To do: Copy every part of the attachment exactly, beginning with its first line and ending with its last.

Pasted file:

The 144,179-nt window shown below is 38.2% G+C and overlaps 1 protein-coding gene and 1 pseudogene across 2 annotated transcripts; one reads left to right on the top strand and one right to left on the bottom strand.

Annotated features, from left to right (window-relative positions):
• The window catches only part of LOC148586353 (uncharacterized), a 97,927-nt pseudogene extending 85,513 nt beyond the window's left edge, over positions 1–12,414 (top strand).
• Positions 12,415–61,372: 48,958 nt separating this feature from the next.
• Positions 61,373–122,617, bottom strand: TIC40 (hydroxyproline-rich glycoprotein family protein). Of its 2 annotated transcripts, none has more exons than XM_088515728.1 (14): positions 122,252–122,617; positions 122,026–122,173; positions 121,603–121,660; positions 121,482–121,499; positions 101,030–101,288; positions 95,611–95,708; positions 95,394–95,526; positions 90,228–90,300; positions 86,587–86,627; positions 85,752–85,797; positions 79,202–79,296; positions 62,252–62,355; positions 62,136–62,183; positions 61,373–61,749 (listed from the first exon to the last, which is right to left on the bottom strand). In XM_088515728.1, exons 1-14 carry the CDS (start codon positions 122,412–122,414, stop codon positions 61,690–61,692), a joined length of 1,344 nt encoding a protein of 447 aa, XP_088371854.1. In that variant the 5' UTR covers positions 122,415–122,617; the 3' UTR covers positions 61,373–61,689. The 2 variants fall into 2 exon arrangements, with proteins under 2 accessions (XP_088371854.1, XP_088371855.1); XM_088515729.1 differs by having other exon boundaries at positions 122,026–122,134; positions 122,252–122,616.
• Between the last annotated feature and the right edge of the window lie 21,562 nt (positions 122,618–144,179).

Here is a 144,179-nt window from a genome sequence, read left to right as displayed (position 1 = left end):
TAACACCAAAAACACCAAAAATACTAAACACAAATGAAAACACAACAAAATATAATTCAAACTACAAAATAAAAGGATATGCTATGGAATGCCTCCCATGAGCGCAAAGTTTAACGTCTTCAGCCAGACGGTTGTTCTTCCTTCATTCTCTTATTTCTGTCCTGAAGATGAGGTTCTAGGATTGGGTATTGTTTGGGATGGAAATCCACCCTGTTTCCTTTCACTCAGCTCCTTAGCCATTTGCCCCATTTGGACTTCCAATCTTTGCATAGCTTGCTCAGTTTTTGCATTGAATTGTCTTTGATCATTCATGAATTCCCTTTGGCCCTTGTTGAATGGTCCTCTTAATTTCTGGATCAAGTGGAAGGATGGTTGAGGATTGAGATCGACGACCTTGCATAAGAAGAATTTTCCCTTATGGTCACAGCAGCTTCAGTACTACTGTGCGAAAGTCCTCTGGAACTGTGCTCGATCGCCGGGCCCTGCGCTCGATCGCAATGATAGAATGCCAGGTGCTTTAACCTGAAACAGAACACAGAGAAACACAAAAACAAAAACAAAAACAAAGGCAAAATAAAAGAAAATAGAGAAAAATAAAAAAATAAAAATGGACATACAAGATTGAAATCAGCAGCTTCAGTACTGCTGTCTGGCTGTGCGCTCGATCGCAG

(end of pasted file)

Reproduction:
The 144,179-nt window shown below is 38.2% G+C and overlaps 1 protein-coding gene and 1 pseudogene across 2 annotated transcripts; one reads left to right on the top strand and one right to left on the bottom strand.

Annotated features, from left to right (window-relative positions):
• The window catches only part of LOC148586353 (uncharacterized), a 97,927-nt pseudogene extending 85,513 nt beyond the window's left edge, over positions 1–12,414 (top strand).
• Positions 12,415–61,372: 48,958 nt separating this feature from the next.
• Positions 61,373–122,617, bottom strand: TIC40 (hydroxyproline-rich glycoprotein family protein). Of its 2 annotated transcripts, none has more exons than XM_088515728.1 (14): positions 122,252–122,617; positions 122,026–122,173; positions 121,603–121,660; positions 121,482–121,499; positions 101,030–101,288; positions 95,611–95,708; positions 95,394–95,526; positions 90,228–90,300; positions 86,587–86,627; positions 85,752–85,797; positions 79,202–79,296; positions 62,252–62,355; positions 62,136–62,183; positions 61,373–61,749 (listed from the first exon to the last, which is right to left on the bottom strand). In XM_088515728.1, exons 1-14 carry the CDS (start codon positions 122,412–122,414, stop codon positions 61,690–61,692), a joined length of 1,344 nt encoding a protein of 447 aa, XP_088371854.1. In that variant the 5' UTR covers positions 122,415–122,617; the 3' UTR covers positions 61,373–61,689. The 2 variants fall into 2 exon arrangements, with proteins under 2 accessions (XP_088371854.1, XP_088371855.1); XM_088515729.1 differs by having other exon boundaries at positions 122,026–122,134; positions 122,252–122,616.
• Between the last annotated feature and the right edge of the window lie 21,562 nt (positions 122,618–144,179).

Here is a 144,179-nt window from a genome sequence, read left to right as displayed (position 1 = left end):
TAACACCAAAAACACCAAAAATACTAAACACAAATGAAAACACAACAAAATATAATTCAAACTACAAAATAAAAGGATATGCTATGGAATGCCTCCCATGAGCGCAAAGTTTAACGTCTTCAGCCAGACGGTTGTTCTTCCTTCATTCTCTTATTTCTGTCCTGAAGATGAGGTTCTAGGATTGGGTATTGTTTGGGATGGAAATCCACCCTGTTTCCTTTCACTCAGCTCCTTAGCCATTTGCCCCATTTGGACTTCCAATCTTTGCATAGCTTGCTCAGTTTTTGCATTGAATTGTCTTTGATCATTCATGAATTCCCTTTGGCCCTTGTTGAATGGTCCTCTTAATTTCTGGATCAAGTGGAAGGATGGTTGAGGATTGAGATCGACGACCTTGCATAAGAAGAATTTTCCCTTATGGTCACAGCAGCTTCAGTACTACTGTGCGAAAGTCCTCTGGAACTGTGCTCGATCGCCGGGCCCTGCGCTCGATCGCAATGATAGAATGCCAGGTGCTTTAACCTGAAACAGAACACAGAGAAACACAAAAACAAAAACAAAAACAAAGGCAAAATAAAAGAAAATAGAGAAAAATAAAAAAATAAAAATGGACATACAAGATTGAAATCAGCAGCTTCAGTACTGCTGTCTGGCTGTGCGCTCGATCGCAG